Cholera is a severe diarrheal disease typically caused by the O1 strain of the bacterium Vibrio cholerae. All pandemic O1 strains require two critical factors to cause disease: cholera toxin (CT) and toxin coregulated pilus (TCP). However, some nonpandemic strains of V. cholerae do not produce CT or TCP and yet still cause disease.
Researchers from Harvard Medical School, Brigham and Women's Hospital and the Howard Hughes Medical Institute studied one of those strains (AM-19226) which causes a rapidly fatal diarrheal disease in rabbits. Analysis of the genome showed that the bacterium lacked the genes that code for CT and TCP but instead carried a gene encoding a type III secretion system (TTSS), which other bacteria are known to use to infect host cells.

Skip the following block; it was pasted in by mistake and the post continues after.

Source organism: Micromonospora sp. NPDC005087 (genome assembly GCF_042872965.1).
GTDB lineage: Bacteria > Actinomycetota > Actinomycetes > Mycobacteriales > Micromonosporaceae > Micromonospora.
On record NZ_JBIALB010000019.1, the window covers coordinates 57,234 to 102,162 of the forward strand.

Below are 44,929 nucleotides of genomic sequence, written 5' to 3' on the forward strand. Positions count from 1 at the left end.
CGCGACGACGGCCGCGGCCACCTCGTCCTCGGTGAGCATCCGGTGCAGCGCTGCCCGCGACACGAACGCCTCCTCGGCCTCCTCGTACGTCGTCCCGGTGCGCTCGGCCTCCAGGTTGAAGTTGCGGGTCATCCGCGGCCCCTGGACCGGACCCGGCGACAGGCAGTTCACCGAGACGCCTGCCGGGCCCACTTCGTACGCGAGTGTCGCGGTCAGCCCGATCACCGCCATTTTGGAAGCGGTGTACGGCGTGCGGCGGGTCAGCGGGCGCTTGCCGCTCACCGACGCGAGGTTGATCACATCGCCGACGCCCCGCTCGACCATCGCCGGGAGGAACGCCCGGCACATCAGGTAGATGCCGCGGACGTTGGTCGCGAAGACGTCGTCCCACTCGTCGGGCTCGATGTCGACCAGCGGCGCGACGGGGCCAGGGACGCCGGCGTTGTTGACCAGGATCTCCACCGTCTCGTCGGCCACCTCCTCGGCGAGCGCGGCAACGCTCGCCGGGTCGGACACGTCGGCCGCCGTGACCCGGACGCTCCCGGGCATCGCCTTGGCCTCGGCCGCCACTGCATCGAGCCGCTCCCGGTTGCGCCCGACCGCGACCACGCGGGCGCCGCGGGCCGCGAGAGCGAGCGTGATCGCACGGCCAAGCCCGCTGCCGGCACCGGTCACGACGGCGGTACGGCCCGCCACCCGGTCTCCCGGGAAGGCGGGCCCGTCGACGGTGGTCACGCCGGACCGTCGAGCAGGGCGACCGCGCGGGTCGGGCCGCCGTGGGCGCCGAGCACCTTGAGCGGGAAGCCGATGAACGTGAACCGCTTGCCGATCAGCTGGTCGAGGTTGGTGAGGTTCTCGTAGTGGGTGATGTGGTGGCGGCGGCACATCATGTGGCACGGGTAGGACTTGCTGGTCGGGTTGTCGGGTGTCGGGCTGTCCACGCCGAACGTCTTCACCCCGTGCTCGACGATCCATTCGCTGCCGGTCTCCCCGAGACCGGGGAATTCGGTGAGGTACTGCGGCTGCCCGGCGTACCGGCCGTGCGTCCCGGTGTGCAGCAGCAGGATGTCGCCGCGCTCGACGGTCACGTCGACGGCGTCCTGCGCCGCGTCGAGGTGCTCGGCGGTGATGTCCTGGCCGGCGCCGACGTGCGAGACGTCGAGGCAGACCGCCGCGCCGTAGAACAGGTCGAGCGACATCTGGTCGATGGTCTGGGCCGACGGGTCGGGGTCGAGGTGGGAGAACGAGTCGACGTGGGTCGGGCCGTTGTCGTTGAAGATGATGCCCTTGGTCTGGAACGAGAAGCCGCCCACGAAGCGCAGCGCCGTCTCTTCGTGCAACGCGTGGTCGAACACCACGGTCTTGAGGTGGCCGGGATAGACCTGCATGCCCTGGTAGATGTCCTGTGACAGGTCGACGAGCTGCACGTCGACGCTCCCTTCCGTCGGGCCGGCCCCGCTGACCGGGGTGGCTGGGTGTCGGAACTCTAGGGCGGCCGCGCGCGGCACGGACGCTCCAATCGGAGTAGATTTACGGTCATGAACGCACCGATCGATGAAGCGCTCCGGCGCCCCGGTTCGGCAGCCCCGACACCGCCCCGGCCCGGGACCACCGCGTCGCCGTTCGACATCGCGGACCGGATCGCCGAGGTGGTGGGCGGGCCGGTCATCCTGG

TTSS proved to be essential for AM-19226 virulence in rabbits. An AM-19226 derivative deficient for TTSS did not cause diarrhea or colonize the intestine.
"Our findings provide insight into a new type of diarrheagenic mechanism used by non-O1, non-O139 V. cholerae strains and suggests that TTSS can lead to diarrheal illness," write the researchers.
The research was published in American Society for Microbiology’s journal, mBio.